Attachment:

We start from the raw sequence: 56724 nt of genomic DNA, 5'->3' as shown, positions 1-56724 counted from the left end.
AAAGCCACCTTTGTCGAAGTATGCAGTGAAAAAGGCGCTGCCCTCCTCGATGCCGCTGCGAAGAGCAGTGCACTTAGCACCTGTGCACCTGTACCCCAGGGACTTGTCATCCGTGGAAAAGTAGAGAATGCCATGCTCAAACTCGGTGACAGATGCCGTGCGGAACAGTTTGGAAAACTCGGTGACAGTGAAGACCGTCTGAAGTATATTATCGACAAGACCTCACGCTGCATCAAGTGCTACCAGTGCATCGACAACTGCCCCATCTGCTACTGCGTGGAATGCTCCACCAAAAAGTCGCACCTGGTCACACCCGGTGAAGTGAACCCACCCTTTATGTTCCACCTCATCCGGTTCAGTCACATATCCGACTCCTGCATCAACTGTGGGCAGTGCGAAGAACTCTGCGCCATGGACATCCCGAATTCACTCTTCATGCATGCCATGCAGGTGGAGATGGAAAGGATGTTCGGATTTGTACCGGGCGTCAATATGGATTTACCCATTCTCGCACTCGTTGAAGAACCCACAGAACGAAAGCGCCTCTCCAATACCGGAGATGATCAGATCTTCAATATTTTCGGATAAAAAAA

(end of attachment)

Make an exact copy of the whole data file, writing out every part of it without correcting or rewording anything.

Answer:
We start from the raw sequence: 56724 nt of genomic DNA, 5'->3' as shown, positions 1-56724 counted from the left end.
AAAGCCACCTTTGTCGAAGTATGCAGTGAAAAAGGCGCTGCCCTCCTCGATGCCGCTGCGAAGAGCAGTGCACTTAGCACCTGTGCACCTGTACCCCAGGGACTTGTCATCCGTGGAAAAGTAGAGAATGCCATGCTCAAACTCGGTGACAGATGCCGTGCGGAACAGTTTGGAAAACTCGGTGACAGTGAAGACCGTCTGAAGTATATTATCGACAAGACCTCACGCTGCATCAAGTGCTACCAGTGCATCGACAACTGCCCCATCTGCTACTGCGTGGAATGCTCCACCAAAAAGTCGCACCTGGTCACACCCGGTGAAGTGAACCCACCCTTTATGTTCCACCTCATCCGGTTCAGTCACATATCCGACTCCTGCATCAACTGTGGGCAGTGCGAAGAACTCTGCGCCATGGACATCCCGAATTCACTCTTCATGCATGCCATGCAGGTGGAGATGGAAAGGATGTTCGGATTTGTACCGGGCGTCAATATGGATTTACCCATTCTCGCACTCGTTGAAGAACCCACAGAACGAAAGCGCCTCTCCAATACCGGAGATGATCAGATCTTCAATATTTTCGGATAAAAAAA